Of course, I kid. I have never come across a boring Shinto Shrine in Japan nor have I ever made a spelling mistake! But whilst in Kyoto in 2016 I did come across a Shrine was that dedicated to the boar. Yes of all things. Another reason why we love the Japanese. So why am I bringing up this topic now after almost two years since I was actually last in Kyoto? I was looking through my unedited catalogue of images from that trip and came across a whole stack of images from this little Shinto Shrine. It does not appear that I actually edited or published any photos from that visit in colour. They are all black and white. So as I have done on numerous occasions before, I decided to take another look and have a crack at editing and publishing some of those shots.
I remember the morning I came across this shrine quite well. I had gotten up super early as I intended to get to the Kyoto Imperial Palace before any other people starting showing up. I wanted to achieve this as the Imperial Palace is surrounded by huge grounds with wide and long thoroughfares surrounding every wall of the palace grounds. My idea was to be able to capture wide-angle shots of those areas with no other people in them. Or perhaps just one person to add scale and drama. You can check out some of the black and white images of the Kyoto Imperial Palace here. And the other thing I remember on this day is the humidity. Despite it being first thing in the morning, it was hot, sunny and so incredibly humid. I was dripping with sweat before I even got off the first train.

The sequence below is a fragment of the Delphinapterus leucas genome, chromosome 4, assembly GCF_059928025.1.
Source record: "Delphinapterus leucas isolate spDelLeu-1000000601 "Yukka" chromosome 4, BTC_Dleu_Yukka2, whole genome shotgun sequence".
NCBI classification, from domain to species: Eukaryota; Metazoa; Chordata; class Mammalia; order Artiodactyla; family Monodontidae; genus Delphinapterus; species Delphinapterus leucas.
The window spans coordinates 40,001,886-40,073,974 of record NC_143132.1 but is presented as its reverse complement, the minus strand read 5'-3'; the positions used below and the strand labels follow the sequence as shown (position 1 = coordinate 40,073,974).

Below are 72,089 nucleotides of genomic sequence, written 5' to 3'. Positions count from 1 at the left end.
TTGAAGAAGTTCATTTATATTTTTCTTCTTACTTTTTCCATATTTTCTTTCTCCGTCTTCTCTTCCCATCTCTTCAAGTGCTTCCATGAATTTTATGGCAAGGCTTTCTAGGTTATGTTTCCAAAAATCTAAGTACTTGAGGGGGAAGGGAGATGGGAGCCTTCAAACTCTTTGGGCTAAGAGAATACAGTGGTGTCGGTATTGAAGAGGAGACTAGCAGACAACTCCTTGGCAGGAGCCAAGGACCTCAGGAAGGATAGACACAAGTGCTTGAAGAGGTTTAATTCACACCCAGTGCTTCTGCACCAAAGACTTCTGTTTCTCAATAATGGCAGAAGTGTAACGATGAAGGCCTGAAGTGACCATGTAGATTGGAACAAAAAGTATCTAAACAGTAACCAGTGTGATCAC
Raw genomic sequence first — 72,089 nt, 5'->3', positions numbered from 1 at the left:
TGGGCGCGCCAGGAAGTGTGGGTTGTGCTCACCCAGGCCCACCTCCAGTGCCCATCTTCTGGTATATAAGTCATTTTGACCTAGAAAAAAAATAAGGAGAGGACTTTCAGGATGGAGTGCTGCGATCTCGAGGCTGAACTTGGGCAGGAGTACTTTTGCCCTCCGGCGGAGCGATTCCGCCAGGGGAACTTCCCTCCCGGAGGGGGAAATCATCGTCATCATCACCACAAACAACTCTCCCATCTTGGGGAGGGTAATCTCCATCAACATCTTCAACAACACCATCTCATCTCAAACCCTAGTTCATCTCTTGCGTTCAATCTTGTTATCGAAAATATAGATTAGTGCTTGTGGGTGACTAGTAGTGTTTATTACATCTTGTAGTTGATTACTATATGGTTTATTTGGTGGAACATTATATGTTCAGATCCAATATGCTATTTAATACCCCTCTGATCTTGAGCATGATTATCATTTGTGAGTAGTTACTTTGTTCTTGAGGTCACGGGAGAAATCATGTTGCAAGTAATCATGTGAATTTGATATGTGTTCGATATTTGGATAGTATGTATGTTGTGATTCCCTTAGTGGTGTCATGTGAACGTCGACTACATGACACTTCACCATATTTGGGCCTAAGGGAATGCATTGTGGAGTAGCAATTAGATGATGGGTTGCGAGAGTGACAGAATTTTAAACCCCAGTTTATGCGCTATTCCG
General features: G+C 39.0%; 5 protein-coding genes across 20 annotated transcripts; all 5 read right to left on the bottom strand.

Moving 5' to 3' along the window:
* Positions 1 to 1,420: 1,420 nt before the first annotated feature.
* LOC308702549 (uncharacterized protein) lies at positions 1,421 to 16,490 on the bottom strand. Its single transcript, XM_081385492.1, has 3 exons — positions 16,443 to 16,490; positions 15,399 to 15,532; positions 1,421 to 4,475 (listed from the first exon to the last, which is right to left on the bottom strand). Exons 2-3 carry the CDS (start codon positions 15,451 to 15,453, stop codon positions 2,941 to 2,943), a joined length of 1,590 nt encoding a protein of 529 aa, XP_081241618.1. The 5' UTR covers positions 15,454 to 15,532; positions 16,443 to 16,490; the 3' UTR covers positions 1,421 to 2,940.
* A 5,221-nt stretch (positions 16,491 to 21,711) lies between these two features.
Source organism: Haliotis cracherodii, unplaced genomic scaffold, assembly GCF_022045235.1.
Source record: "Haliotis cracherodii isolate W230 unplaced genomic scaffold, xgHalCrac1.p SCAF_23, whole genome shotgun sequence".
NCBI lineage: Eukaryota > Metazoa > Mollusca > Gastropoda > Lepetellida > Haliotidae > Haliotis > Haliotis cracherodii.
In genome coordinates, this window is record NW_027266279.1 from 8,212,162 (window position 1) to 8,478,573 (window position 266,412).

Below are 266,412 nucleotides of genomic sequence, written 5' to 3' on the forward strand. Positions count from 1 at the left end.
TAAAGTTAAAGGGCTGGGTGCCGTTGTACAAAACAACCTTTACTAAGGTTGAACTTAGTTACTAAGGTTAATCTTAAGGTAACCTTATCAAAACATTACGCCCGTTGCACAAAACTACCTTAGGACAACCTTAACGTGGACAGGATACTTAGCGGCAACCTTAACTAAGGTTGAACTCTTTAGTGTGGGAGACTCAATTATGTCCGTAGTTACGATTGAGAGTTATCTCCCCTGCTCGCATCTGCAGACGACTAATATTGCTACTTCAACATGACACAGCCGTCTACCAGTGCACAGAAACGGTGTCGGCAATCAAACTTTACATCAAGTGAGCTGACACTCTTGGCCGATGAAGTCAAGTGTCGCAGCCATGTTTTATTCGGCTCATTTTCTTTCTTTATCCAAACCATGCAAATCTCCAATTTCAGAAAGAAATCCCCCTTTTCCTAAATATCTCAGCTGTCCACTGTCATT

After touring the grounds and getting the shots that I wanted, I headed for the street and the subway entrance. The area was very quiet and there were hardly any pedestrians or traffic. It was quiet too aside from the calling of Japanese crows. And after rows and rows or hotels I came across the shrine. I almost walked past it. But I took the time and looked around the deserted shrine and gardens. It was not a large shrine by Kyoto standards but it was unique. The whole shrine was dedicated to the boar. There were beautifully carved statues of boars everywhere. There were glass display cases showing all manner of boar statues, models and even plates with boars painted on them. It was really fascinating. And then, of course, there is the amazing level of detail and craftsmanship that goes into the Shrine structures and surrounding buildings. Incredible.
And this was a really interesting thing about Kyoto. Yes, there are shrines everywhere. But often the shrines will be behind high walls or nestled in between other taller buildings. And there will just be a small entranceway to gain access to the interior grounds. I found such entranceways in the middle of shopping streets all throughout Kyoto. They would just pop up. I hope that you have enjoyed this short read and collection of images. In case you are wondering where this shrine may be, I will leave a map below and it is outside the Western border of the Palace grounds. All o the images from this blog were shot on the Fujifilm X-T1 with the XF23mmF1.4 and the XF50-140mmF2.8. Happy shooting.